William Walden Hammond was born the youngest of three surviving children of James and Martha Hammond, in Middlesborough in June 1888. James was an Auctioneer and Appraiser (perhaps now, a valuer,) but before long, he and his family had moved to Cambridgeshire, where he took on the role of hotelier and licensed victualler. Albert, Walden’s older brother, worked for his father. Walden was passionate about photography and chose to start working life apprenticed to a photographic chemist. He immediately joined a photographic club, and these two interests set him up for a lifelong career. Shortly before the outbreak of war in 1914, Walden married Charlotte Anne Fisher, a talented pianist and singing teacher. When war was declared, Walden tried several times to enlist but was turned down on health grounds. Eventually, he secured an interview at the HQ of the Royal Flying Corps in London, and was accepted: he had all the qualifications for their fledgling aerial photography and research unit, and although his medical examination report said he must never fly, he pressed on. He did fly, but not as a pilot.
The rest is history: he made his name in aerial photography during WW1, not just in photographing significant events and installations, but also in the developments he led, resulting in new systems and new photographic techniques. He took some of the finest reconnaissance photographs of the war, acknowledged for their immediacy and precision even today.
After demobilisation in 1919, Walden and Charlotte moved to Leamington, where he set up a photographic studio on the Colonnade, across the river from the Pump Rooms. They threw themselves into the social life of the postwar Spa, becoming members of the Rotary Club and the Inner Wheel, supporting charity and social events. Lottie, under her maiden name of Fisher, gave singing lessons and could be relied on for piano accompaniment, from children’s fancy dress parties to major social functions. In 1921, moving on from the Leamington Amateur Photographic Society, formed in 1887, Walden helped to set up the Leamington and District Photographic Society, which still flourishes as the Leamington Spa Photographic Society, as a recent exhibition at the Parish Church will testify. In 1938, he donated an annual prize, the Walden Hammond Vase. He was also a pioneer of the Operatic Society, and as a model aeroplane enthusiast he helped to found the Model Aeroplane Club.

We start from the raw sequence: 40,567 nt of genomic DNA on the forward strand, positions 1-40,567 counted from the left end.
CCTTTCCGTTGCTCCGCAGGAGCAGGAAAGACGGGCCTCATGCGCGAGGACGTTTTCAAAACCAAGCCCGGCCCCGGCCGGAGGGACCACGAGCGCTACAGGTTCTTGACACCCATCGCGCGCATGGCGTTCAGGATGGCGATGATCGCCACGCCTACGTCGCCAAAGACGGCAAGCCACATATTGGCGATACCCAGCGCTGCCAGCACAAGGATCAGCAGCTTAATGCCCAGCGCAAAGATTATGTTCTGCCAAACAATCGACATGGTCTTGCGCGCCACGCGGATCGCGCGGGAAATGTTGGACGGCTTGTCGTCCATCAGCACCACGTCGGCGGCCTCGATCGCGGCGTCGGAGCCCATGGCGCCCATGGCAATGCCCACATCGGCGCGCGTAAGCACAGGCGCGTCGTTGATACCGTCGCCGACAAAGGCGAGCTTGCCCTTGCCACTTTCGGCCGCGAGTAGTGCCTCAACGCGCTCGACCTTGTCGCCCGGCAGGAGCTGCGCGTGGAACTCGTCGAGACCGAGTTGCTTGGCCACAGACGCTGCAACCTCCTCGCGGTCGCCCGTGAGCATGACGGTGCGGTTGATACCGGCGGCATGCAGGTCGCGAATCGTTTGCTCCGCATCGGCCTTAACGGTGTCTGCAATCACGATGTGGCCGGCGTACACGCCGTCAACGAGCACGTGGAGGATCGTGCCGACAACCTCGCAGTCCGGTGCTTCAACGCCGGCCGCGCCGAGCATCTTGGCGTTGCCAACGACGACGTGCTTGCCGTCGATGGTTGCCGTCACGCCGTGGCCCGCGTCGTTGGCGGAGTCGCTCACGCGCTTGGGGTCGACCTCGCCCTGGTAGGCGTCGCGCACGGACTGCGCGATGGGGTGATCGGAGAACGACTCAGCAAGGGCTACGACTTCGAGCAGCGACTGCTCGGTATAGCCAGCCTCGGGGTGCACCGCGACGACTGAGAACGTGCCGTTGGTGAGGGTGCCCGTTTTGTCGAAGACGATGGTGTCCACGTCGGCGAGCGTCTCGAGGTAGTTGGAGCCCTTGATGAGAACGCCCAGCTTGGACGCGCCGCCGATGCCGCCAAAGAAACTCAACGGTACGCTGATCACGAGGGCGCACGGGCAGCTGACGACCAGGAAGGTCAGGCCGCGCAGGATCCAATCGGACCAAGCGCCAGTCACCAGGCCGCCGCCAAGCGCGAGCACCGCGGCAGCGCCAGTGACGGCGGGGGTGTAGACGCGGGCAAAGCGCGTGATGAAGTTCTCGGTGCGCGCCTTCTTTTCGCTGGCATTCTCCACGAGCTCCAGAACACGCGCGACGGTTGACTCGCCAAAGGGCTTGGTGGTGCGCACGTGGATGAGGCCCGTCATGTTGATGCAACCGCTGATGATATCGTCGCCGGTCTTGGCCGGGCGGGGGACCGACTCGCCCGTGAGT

Walden Hammond’s skills as a photographer set him apart: he quickly became the “go to” photographer of this area, offering studio portraits, portraits at home, wedding photography. He was called on to photograph society weddings far and wide, and in 1929, to capture the new Earl of Warwick, at the Castle, with his mother and younger brother. He exhibited regularly in Leamington and the Midlands, at the London Salon, in Paris, and for the teens of years, at the Royal Academy, resulting in his Fellowship of the Royal Society. His portraits often appeared in publications such as The Illustrated London News and The Tatler, – and at Christmas 1936, his study of a smiling clown graced the front cover of the latter. The smiling clown in question was none other than ‘Morgan,’ chauffeur and right-hand man of the redoubtable Mrs Fowler of the Blue Café, and a copy graced the home of his daughter
and son-in-law, Pam and Peter Chater, until their deaths in recent times.
Walden also photographed local events: The Leamington Courier of January 20 1922 has splendid portraits of the protagonists of The Mikado, one of whom, the artist James Duggins, who was mentored by Walden Hammond, later became in his turn the ‘go to’ photographer in Leamington and District.
In the 1930s, the glamour of the spa had begun to wear thin, and there was much discussion in the press about how best to revitalise the town. Walden Hammond was ahead of his time: he suggested in October 1934 that the disused Colonnade Theatre (now The Loft) should be repurposed for community use, and linked to an improvement scheme with a rustic bridge joining the Colonnade and the Pump Room Gardens. An earlier scheme proposed by the Devis family, to convert the theatre into a swimming pool with a roof garden and café had been shelved, owing to the multiple restrictions placed on the development. He would find it strange to imagine that eighty or so years later, the people of Leamington are still wrestling with the idea of forming a cultural quarter.
In WW2, Walden was Air Raid Warden in charge of South West Leamington, whilst Mrs Hammond supported the Old People’s Welfare Society at Rossmore. When they retired in September 1953 and moved to Essex, the Courier paid tribute to both partners for their contributions to Leamington life during the thirty-four-year tenure at no 2 The Colonnade. Walden Hammond’s studies continued to attract publishers and exhibition spaces, and despite his having been rejected so many times for military service in WW1 because of a heart complaint, he lived on to the age of eighty-one, dying at Buckhurst Hill in January 1970. Mrs Hammond died in Suffolk, in 1973.